Bingo .... you see the fallacy to the argument. Satan is a fallen archangel. St. Michael is one of the good archangels.


I may have asked this question before in CEF but the post is no longer up there and I don't remember the answer and I never copied it onto disk so I'll have to ask again...
Could also benefit others too...
What happens when a person dies? In 1 Thes 4:13-17, it talks about hope for those who have "fallen asleep". (it was brought up to me by someone who questioned the Catholic practice of praying to Mary.) So, does a person's soul just go to rest and then wake up when Christ comes again? Or are they in heaven alive and well?
For the former, it reminds me of Lazarus who was raised from the dead. Jesus was saying that Lazarus was only sleeping but the disciples thought Lazarus was dead and so mistaken Jesus.
For the latter, it reminds me of what Revelation says about the elders offering up prayers of the people or something like that. Also, would the dead in heaven be worshipping heaven all day long non-stop, or would they actually know what's going on down there on earth and have something to pray for? Or could they not know anything that's going on down there but just know that it's not yet the end of the world and so the people still alive down on earth are still needed of prayers offered for them and so the elders and the angels in heaven just pray yet not be able to pick up messages that some people on earth are trying to send to them?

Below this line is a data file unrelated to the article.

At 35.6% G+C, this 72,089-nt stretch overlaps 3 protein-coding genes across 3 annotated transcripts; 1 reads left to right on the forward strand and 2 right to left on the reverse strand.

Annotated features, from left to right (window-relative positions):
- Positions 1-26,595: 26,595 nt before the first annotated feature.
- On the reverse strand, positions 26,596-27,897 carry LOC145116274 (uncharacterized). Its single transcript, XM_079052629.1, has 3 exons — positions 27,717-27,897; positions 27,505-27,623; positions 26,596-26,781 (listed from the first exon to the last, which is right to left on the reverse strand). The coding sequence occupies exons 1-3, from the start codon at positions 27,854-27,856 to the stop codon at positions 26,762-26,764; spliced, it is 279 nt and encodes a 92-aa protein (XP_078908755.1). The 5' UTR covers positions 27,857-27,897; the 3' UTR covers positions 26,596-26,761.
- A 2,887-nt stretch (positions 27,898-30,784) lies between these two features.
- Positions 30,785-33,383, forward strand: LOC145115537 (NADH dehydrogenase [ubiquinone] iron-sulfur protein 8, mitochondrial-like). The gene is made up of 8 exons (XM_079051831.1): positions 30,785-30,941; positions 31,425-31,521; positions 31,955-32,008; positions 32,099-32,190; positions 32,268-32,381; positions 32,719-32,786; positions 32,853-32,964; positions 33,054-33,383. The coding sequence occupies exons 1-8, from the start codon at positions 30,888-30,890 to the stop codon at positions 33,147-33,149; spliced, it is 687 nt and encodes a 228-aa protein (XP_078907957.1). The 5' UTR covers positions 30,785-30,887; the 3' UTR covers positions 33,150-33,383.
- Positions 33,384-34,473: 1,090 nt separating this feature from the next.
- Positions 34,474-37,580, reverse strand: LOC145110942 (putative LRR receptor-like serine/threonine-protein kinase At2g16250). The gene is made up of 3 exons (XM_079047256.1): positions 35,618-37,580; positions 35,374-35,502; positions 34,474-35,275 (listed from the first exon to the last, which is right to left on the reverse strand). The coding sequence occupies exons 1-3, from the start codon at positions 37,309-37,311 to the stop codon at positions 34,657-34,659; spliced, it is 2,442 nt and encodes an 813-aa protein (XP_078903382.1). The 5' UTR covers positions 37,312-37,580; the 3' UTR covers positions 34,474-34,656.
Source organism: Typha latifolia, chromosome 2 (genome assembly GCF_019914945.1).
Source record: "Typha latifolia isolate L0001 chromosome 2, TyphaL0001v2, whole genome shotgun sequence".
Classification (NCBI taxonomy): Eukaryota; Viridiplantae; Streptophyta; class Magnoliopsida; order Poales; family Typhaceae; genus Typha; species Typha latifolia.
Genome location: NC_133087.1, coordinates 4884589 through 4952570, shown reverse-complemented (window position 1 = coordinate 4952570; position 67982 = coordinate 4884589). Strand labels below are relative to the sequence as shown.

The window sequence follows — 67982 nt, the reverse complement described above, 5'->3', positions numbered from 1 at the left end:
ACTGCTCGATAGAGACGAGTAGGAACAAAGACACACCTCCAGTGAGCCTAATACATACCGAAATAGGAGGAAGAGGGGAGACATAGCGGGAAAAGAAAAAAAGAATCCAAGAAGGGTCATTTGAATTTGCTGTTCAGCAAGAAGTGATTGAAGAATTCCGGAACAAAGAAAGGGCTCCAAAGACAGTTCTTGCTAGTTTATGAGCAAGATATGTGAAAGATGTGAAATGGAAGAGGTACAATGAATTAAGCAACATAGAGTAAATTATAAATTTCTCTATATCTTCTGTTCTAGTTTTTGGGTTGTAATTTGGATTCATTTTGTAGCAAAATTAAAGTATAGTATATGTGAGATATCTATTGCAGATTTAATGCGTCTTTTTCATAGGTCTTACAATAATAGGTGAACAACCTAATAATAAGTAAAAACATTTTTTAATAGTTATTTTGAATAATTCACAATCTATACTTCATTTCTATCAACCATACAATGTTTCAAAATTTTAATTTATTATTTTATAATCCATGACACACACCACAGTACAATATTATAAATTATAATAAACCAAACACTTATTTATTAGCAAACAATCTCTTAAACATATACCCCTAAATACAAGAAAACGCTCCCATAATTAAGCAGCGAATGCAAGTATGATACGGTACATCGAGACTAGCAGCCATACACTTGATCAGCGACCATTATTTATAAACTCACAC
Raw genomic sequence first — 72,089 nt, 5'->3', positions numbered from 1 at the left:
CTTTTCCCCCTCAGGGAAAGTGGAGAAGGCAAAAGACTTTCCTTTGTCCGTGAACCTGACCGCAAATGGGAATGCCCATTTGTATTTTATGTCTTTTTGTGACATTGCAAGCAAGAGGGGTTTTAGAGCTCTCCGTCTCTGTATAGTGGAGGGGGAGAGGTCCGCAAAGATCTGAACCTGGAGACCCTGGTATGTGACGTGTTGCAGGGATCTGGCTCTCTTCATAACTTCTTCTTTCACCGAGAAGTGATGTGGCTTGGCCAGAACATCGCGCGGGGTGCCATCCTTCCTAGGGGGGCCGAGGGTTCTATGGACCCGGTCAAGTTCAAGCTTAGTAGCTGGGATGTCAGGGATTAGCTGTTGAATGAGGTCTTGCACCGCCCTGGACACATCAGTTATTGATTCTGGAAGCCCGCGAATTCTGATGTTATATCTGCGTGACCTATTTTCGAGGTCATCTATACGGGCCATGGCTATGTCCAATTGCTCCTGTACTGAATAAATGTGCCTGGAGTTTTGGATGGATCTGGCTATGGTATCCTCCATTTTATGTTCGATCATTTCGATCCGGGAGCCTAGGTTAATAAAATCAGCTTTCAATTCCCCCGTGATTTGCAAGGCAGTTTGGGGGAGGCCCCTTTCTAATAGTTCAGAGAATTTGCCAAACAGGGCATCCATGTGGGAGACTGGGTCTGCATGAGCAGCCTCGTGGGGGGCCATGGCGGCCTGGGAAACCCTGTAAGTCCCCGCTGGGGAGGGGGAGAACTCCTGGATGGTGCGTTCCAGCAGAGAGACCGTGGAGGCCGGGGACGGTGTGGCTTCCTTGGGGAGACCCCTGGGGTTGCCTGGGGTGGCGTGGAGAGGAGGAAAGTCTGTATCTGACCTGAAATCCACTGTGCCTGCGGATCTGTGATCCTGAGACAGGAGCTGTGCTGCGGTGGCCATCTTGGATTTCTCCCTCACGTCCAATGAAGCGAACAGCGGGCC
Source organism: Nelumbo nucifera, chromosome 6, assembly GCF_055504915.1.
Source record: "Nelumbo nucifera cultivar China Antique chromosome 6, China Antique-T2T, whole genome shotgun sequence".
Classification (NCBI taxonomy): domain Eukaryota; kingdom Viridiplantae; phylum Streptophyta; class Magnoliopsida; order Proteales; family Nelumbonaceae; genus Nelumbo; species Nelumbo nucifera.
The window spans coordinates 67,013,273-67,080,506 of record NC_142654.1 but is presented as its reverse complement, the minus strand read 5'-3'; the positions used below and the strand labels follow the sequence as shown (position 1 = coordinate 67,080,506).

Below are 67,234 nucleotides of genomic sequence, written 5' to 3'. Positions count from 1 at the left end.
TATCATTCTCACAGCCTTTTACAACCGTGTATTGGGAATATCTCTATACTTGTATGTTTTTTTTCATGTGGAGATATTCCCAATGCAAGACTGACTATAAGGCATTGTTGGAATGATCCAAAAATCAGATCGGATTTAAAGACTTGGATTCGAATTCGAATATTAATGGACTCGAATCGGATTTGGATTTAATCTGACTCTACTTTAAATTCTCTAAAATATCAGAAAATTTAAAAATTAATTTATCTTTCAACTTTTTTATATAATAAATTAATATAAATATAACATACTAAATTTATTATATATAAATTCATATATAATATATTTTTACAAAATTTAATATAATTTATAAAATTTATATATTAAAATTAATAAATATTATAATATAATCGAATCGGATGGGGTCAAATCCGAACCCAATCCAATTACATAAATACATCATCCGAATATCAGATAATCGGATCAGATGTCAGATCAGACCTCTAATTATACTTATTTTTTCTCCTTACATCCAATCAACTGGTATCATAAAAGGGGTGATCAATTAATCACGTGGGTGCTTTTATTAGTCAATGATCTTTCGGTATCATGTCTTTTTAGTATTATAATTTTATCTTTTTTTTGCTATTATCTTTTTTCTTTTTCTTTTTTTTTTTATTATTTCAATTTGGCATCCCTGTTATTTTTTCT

SCRAP THAT - I found a copy of the cef post in my disk. Never mind; thanks for reading though!


Please post what you found from CEF. i would be interested in seeing that.


Sorry, I got it wrong. It turned out to be just the post I had on the apologetics board when dealing with Dave Hunt's garbage. (but you can't find it now 'cuz it got deleted)
{they must have been quite upset with me...}
--------------------anyway, here it is---------------------
Editor's note: see the stuff above...


Thanks for printing that. I had never thought of the fact that no one (at least, no one I know) disputes the active interference of Satan in the world's affairs.


You can also add to the 'yes, Mary (or any other saint) can tell what is going on even if a thousand people are talking to her all at once' argument the idea that Heaven, by definition, must be outside of our concept of linear time and space. People in Heaven - the full presence of God, who, of course, is eternal and CREATED time and space :) - are not necessarily bound by the sme limitations as us. They have literally an eternity to deal with all the requests for help. :)
This argument can also be used to bolster the Catholic concept of the Mass as a 're-presentation' of Calvary - the one sacrifice of Calvary made present for us now in an unbloddy manner - instead of some Protestant idea that since the Mass is happening NOW and Calvary was THEN, then it cannot be the same sacrifice and we are attempting to have Christ 'die anew' (And thus violate the 'once for all' clause of the Crucifixion). But God is OUTSIDE of time, and not bound by it. He can connect NOW to THEN if He wants. :)
'Eternal' and 'infinite' are by definition outside of our concept of space and time.
Rebecca


Well said, Rebecca.


Go back to the Mary (& Saints) Apologetics Page.